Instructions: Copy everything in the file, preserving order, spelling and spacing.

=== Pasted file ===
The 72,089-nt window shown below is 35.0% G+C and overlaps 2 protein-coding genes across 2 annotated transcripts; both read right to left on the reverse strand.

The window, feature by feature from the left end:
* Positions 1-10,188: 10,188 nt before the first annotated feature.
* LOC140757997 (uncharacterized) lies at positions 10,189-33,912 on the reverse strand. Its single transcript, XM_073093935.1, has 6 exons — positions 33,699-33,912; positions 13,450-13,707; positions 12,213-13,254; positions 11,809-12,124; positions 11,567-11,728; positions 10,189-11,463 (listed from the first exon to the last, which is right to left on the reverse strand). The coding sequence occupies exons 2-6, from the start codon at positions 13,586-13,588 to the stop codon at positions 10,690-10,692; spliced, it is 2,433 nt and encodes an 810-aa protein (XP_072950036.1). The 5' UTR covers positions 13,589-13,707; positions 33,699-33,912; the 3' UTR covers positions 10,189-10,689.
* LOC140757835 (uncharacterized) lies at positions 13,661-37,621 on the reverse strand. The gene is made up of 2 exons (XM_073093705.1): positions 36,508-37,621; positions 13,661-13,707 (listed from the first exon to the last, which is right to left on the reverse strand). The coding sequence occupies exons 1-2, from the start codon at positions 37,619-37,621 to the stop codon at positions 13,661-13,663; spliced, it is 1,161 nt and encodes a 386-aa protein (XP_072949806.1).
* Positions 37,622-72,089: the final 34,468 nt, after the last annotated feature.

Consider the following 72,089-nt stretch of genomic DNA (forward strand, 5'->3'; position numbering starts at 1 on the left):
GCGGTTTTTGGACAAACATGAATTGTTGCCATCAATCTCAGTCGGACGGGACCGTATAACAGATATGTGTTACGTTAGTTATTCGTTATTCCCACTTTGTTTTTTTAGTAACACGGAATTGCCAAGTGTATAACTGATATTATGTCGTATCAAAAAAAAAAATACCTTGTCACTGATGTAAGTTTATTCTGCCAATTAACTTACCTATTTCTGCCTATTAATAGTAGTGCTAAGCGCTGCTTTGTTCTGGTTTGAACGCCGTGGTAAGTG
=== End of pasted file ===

The 72,089-nt window shown below is 35.0% G+C and overlaps 2 protein-coding genes across 2 annotated transcripts; both read right to left on the reverse strand.

The window, feature by feature from the left end:
* Positions 1-10,188: 10,188 nt before the first annotated feature.
* LOC140757997 (uncharacterized) lies at positions 10,189-33,912 on the reverse strand. Its single transcript, XM_073093935.1, has 6 exons — positions 33,699-33,912; positions 13,450-13,707; positions 12,213-13,254; positions 11,809-12,124; positions 11,567-11,728; positions 10,189-11,463 (listed from the first exon to the last, which is right to left on the reverse strand). The coding sequence occupies exons 2-6, from the start codon at positions 13,586-13,588 to the stop codon at positions 10,690-10,692; spliced, it is 2,433 nt and encodes an 810-aa protein (XP_072950036.1). The 5' UTR covers positions 13,589-13,707; positions 33,699-33,912; the 3' UTR covers positions 10,189-10,689.
* LOC140757835 (uncharacterized) lies at positions 13,661-37,621 on the reverse strand. The gene is made up of 2 exons (XM_073093705.1): positions 36,508-37,621; positions 13,661-13,707 (listed from the first exon to the last, which is right to left on the reverse strand). The coding sequence occupies exons 1-2, from the start codon at positions 37,619-37,621 to the stop codon at positions 13,661-13,663; spliced, it is 1,161 nt and encodes a 386-aa protein (XP_072949806.1).
* Positions 37,622-72,089: the final 34,468 nt, after the last annotated feature.

Consider the following 72,089-nt stretch of genomic DNA (forward strand, 5'->3'; position numbering starts at 1 on the left):
GCGGTTTTTGGACAAACATGAATTGTTGCCATCAATCTCAGTCGGACGGGACCGTATAACAGATATGTGTTACGTTAGTTATTCGTTATTCCCACTTTGTTTTTTTAGTAACACGGAATTGCCAAGTGTATAACTGATATTATGTCGTATCAAAAAAAAAAATACCTTGTCACTGATGTAAGTTTATTCTGCCAATTAACTTACCTATTTCTGCCTATTAATAGTAGTGCTAAGCGCTGCTTTGTTCTGGTTTGAACGCCGTGGTAAGTG